WS 2011/2012                 exam translation (advanced)          (Staatsexamen Frühjahr 2003           text #5 

On the eve of St. George's Day* 1993, the then Prime Minister, John Major**, had a tricky speech to deliver. He needed to convince his party they could trust him to defend the country when negotiating with the European Union. Party discipline was already badly fraying, as an increasingly voluble right-wing group refused to accept his assurances. The issue of Britain's relations with the rest of Europe split the party from the top of the cabinet to the humblest constituency association, with opinion getting increasingly 'anti-Europe' the further you got towards the party's grassroots. Within four years, the parliamentary party would be in more or less open warfare on the subject, squabbling among themselves as the Conservative government spiralled out of the sky to electoral oblivion in May 1997.

           Major could sense all this. His own attitude to Europe suffered by comparison with his right-wing critics, with their easy and scary slogans, because it was essentially pragmatic, with little clear ideology. His beliefs, in the sovereignty of nation states and the importance of free trade, were no different from those of most of his party. But he was not prepared to demonize the rest of the European Union, most of whose leaders he knew and respected. What was he to do? This most English of men was a decent chap who ought to have had an instinctive understanding of the worries of 'his' people. But he had been trapped in the narrow world of Westminster politics for years. And he had few rhetorical skills; a reporter who had seen him mount his soapbox during the 1992 election campaign had described him as sounding, when he tried to declaim, like some 'angry nerd in Woolworth's returning a faulty toaster'.

Much of the speech could write itself. There would be a recital of the government's. achievements, the usual credit-taking that is the small change of political opportunism. There would be a lot of nonsense about the government's determination to be 'at the heart of Europe' when so much of its behaviour made it seem less like a heart and more like an appendix. There would be claims that nothing in Britain's involvement in Europe endangered the country's sovereignty. There would be the blunt suggestion that, frankly, the country had no alternative. But he needed a peroration to end with and an image of Britain's security to leave with his audience. What emerged was an extraordinary word portrait. 'Fifty years from now,' he said, 'Britain will still be the country of long shadows on cricket*** grounds, warm beer, invincible green suburbs, dog lovers and - as George Orwell said - "old maids cycling to holy communion through the morning mist".'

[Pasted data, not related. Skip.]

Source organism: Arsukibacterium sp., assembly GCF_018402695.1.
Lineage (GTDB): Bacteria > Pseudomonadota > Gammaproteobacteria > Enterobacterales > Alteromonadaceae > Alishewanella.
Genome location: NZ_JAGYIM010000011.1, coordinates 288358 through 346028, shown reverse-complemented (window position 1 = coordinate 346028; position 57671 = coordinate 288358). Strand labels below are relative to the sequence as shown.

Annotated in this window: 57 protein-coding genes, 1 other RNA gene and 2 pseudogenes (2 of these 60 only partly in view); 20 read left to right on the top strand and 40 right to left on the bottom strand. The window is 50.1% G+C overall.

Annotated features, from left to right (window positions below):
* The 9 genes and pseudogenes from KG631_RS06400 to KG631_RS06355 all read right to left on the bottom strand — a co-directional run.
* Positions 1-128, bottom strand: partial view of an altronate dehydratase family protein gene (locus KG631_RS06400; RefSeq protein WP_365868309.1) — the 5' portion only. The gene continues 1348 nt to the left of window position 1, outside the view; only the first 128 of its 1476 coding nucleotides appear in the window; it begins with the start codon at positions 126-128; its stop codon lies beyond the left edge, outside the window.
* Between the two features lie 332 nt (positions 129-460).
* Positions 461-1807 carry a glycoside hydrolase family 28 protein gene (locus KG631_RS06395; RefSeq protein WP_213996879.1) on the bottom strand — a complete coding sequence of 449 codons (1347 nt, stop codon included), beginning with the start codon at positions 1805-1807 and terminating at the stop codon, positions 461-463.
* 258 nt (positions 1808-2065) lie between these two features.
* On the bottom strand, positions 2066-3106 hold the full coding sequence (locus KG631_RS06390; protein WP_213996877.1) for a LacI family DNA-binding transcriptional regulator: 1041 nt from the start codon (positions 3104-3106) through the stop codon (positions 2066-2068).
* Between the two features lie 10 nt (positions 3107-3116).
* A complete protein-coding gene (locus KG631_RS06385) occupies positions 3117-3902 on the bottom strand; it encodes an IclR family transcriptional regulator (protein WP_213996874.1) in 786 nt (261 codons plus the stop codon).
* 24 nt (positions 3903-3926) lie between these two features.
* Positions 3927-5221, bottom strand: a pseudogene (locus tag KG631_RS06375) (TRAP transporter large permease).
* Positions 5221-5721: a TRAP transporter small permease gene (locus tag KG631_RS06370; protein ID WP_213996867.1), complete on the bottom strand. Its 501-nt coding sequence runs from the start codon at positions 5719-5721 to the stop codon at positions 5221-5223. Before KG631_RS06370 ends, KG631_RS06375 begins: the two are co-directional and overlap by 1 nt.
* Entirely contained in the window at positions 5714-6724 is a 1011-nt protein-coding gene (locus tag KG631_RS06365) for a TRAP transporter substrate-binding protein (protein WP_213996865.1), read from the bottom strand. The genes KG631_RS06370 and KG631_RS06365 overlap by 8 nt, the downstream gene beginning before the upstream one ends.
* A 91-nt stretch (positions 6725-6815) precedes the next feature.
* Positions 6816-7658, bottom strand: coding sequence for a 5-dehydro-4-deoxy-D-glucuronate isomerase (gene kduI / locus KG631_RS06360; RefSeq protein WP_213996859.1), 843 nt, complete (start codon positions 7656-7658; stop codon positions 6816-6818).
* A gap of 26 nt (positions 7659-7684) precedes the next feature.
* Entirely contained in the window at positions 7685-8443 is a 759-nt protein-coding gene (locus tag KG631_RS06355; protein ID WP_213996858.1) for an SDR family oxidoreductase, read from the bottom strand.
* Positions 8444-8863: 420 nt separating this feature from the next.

from: J. Paxman. The English. Portrait of a People. Penguin: Harmondsworth 1999 
> >> A longer section of the text passage above can be found HERE!

*) for information on St George's Day go to:'s_Day
[click here for information on the UNION JACK: ]
Citizenship Test, question 5: 
**) for information on John Major go to:

***) for information on cricket go to:   video:  

The last four British prime ministers: John Major, Tony Blair, Gordon Brown, David Cameron
1) John Major steps down:
 2) Tony Blair takes over:
 3) Gordon Brown: steps down:
 4) David Cameron takes over:

More books: #1 Kate Fox, Watching the English:
                       #2 Bill Bryson, Notes from a Small Island:
                       #3 George Orwell, Collected Essays:

John Major on SPITTING IMAGE: 

William & Harry: 
Headcases 5,1

two links that will take you to Jeremy Paxman, as he mercilessly interviews British politicians: [BBC, video: Paxman interview]  plus: transcript of interview
[BBC video, 3 more Paxman interviews]
plus NEW:
Jeremy Paxman interviews Nick Clegg (April 13, 2010): (highlights only)

   CARTOON: Steve Bell, The Guardian (1997)  

 for more cartoons by Steve Bell go to:,7371,337764,00.html 

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